Putting on your employer hat, the calculation is a little more complicated. You may contribute up to 25% of your net self-employment business income for the year. That is all the money you’ve earned from your business minus any business expenses, half of your self-employment taxes, and the money you contributed to your Solo 401k as an employee contribution.
Although terms like “100% of employee compensation” and “all of the money you have earned with your business” are very enticing, the reality is there are ultimate limits. Only the first $285,000 in net self-employment business income counts for the year. Also, the total amount that can be contributed between the employee and employer portions in 2020 is $57,000 or $63,500 if you’re 50 or older. (In 2021, this total increases to $58,000 or $64,500 if you’re 50 or older, and the net self-employment business income maximum increases to $290,000.)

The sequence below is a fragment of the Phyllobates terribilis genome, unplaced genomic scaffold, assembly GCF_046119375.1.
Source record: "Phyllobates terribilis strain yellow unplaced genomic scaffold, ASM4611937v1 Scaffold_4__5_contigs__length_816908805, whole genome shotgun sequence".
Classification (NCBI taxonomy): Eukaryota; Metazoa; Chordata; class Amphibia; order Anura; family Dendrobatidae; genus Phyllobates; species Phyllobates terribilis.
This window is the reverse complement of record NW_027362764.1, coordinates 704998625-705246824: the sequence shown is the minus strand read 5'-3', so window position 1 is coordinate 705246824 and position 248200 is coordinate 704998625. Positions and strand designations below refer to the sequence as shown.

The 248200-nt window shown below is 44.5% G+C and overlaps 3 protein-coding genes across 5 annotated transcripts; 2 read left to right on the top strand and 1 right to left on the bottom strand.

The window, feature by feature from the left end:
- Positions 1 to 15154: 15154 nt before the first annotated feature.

Investment Flexibility before the Solo Deadline for 2020
You have complete control over your retirement account and what you choose to invest in. Additionally, there is tremendous flexibility with a Solo 401k. For instance, you also have the option of making after-tax contributions using a Solo Roth 401k. You can even have multiple accounts that include both a tax-deferred Solo 401k and an after-tax Solo Roth 401k. You can also take a loan from your Solo 401k just as you can from a traditional 401k. Historically, you’ve been limited to the lesser of 50% of your balance or $50,000. However, congress doubled these limits in 2020 to help those affected by the pandemic.